1. I’m currently reading David Hicks’ “Guantanomo”. I’m keeping an open mind as to whether he was training in terrorism or not. Of course he says he wasn’t, and he may well be telling the truth. That said, leaving him to rot in Guantanomo for 6 years without charge was completely unacceptable. The British had their people out of there as soon as they could, while Howard did nothing to help an Australian citizen. Of course he and Andrews like to parade their Christianity. Hypocrites!

    1. I’m reading it too Snowy. Up to page 146 at the moment so still in the lead up to imprisonment.

      I have to say it’s a good read and aside from allowing himself to get too locked in to religious instruction, he was following a path I could easily have imagined for myself.

      The idea of sticking up for the downtrodden appeals to me and I can’t help thinking how similar it was to George Orwell signing up against Franco. The difference being Franco was not nominated as a terrorist.

      On such small considerations your life can be upended. Indeed some folk who have been employed as Mercenaries can easily find themselves going from hero to zero at the stroke of a pen.

      When you get to the bit where David first meets the Taliban it gets very dangerous and I think it is then that he realises his safety is not assured.

  2. A number of Americans don’t accept what our government has been doing since 9/11, Peter. One huge disappointment I’ve had with the Obama administration is its slow response regarding the release of prisoners held at Guantanamo who have not been charged with anything. Obama’s foreign policy decisions have not been much different from W.’s, and he seems to think that the fate of the Guantanamo prisoners should be left to the judicial system, or lack thereof in their cases, since it’s apparent some will face a military court or will still be held as POWs.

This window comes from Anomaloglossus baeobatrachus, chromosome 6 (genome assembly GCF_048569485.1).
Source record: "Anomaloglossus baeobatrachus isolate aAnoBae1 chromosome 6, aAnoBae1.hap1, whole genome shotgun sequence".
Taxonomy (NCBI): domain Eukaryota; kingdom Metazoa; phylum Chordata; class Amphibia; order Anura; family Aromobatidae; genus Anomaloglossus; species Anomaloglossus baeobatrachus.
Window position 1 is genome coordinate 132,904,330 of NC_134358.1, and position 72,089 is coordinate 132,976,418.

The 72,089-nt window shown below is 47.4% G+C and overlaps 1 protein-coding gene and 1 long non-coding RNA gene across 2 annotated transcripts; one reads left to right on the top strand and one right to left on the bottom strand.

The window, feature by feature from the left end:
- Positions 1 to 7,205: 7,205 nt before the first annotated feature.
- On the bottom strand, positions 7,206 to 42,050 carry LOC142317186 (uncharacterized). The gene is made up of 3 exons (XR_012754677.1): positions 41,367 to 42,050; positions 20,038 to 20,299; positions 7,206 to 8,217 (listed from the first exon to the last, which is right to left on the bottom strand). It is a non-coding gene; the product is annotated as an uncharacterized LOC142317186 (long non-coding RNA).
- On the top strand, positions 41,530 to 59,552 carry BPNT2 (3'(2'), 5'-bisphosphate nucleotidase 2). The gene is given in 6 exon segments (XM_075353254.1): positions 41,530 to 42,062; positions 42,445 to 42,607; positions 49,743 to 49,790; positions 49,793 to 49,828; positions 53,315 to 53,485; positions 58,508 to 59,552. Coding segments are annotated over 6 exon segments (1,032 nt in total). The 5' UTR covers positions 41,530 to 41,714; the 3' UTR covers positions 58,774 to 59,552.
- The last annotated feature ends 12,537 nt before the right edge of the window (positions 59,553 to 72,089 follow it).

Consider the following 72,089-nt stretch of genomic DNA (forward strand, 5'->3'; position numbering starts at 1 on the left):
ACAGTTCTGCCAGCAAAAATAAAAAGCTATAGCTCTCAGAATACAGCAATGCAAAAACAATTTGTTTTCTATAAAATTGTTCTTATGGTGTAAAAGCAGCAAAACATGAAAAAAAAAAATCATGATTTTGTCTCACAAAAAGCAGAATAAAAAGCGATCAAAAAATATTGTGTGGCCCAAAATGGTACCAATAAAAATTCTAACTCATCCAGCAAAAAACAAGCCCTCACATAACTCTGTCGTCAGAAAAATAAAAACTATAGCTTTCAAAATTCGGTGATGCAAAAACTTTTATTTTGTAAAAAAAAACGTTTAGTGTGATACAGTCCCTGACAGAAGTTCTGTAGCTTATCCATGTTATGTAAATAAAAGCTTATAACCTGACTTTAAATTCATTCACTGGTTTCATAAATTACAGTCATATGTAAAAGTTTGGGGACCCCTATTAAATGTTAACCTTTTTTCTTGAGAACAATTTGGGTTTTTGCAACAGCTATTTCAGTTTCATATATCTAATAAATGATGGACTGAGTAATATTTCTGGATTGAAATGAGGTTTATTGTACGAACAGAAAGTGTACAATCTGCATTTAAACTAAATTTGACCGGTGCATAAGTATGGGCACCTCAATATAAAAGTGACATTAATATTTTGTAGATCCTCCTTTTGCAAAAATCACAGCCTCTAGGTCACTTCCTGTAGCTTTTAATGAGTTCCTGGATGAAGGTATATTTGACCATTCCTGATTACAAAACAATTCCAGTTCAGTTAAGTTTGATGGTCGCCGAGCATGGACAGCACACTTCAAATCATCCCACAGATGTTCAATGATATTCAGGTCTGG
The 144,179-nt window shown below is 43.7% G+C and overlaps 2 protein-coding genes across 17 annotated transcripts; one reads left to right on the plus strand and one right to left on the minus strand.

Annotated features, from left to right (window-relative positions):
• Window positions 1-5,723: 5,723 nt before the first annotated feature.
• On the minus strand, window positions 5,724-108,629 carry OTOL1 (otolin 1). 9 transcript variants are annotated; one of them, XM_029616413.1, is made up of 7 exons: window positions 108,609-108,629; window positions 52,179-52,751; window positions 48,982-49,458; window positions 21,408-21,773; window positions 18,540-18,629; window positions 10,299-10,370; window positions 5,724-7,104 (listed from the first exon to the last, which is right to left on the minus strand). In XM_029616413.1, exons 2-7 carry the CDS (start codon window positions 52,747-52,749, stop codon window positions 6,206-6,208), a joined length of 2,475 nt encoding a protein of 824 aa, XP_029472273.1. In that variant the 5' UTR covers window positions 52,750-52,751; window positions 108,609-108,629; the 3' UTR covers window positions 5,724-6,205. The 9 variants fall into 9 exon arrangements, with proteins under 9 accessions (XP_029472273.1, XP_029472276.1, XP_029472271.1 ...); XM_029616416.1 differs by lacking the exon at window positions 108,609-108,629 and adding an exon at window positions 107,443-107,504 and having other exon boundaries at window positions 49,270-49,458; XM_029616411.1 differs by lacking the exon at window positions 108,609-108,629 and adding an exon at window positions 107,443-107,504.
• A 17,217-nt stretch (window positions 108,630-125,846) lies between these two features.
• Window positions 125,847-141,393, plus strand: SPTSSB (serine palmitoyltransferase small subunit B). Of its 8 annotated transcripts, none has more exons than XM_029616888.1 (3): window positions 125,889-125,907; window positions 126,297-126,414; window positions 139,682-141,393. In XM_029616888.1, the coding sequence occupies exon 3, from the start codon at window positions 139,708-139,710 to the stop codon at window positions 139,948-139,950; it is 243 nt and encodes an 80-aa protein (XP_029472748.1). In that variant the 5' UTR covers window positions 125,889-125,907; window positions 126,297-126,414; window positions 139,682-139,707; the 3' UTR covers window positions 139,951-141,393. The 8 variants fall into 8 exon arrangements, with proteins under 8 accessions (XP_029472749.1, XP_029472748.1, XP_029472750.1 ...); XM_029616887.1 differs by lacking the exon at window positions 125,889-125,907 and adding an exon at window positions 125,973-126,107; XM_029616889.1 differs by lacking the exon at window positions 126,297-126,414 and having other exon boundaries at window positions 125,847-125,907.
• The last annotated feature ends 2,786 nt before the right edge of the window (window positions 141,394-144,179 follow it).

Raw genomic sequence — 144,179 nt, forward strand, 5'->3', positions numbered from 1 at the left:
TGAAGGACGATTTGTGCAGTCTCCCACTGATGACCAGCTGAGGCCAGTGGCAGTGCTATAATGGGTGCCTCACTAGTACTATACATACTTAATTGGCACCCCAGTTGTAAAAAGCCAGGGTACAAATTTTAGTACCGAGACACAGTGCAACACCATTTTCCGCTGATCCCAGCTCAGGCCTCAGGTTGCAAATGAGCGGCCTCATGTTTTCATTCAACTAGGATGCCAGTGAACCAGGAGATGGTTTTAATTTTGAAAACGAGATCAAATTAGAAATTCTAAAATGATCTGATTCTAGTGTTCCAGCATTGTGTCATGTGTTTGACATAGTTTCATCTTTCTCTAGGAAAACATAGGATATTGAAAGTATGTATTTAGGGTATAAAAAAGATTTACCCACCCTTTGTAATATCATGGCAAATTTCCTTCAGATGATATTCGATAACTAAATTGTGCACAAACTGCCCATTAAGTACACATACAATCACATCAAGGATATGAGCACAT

I am also angry that my own country is considered a violator of human rights by Amnesty International. Isn’t that sort of thing done by military dictatorships in third world nations? Or does our government really think it’s above the United Nations charter or the International Court?

    1. I feel sorry for the Americans who still feel moral outrage at pollies who blatantly disregard the rule of law. I thought Obama was going to drag the US back to appreciation of human rights but it appears the fear mongering of the Republicans has driven the majority towards “Might is Right”.

      For a country that was the shining light of Democracy, it’s a tragic fall into the ordinary.

      Now the country has shown how fragile human rights is in the States, dropping to 3rd World ranking with a pro torture attitude is an obvious result.

      Sadly, when you finally get folk with a higher level of respect, your opponents will point at Bush and Rummy and claim the whole country feels the same way.

      It takes a long time to overcome the residue of political leaders who have a poor grasp of foreign affairs.

      Bush had to discredit the UN simply to cover his own behaviour.

  3. The whole Guantanamo business was/is disgusting especially in a country that claims to lead the world in Democracy.
    It was mainly through the efforts of Dick Smith that Hicks was released.

    Oh, and Downer is apparently employed on a cruise liner giving “entertaining” lectures on world politics.

    Now that’s one cruise ship I don’t need to be on. 🙂

    1. Good grief GOF. Is that trading on his fishnet stockings performance or his time spent sleeping during the Wheat for Weapons debacle?

      I just wish Aussie Pollies would rate us as equals with the Yanks instead of the embarrassing 2nd class status. We used to do the same with the Poms but now it’s the US.

      Pathetic.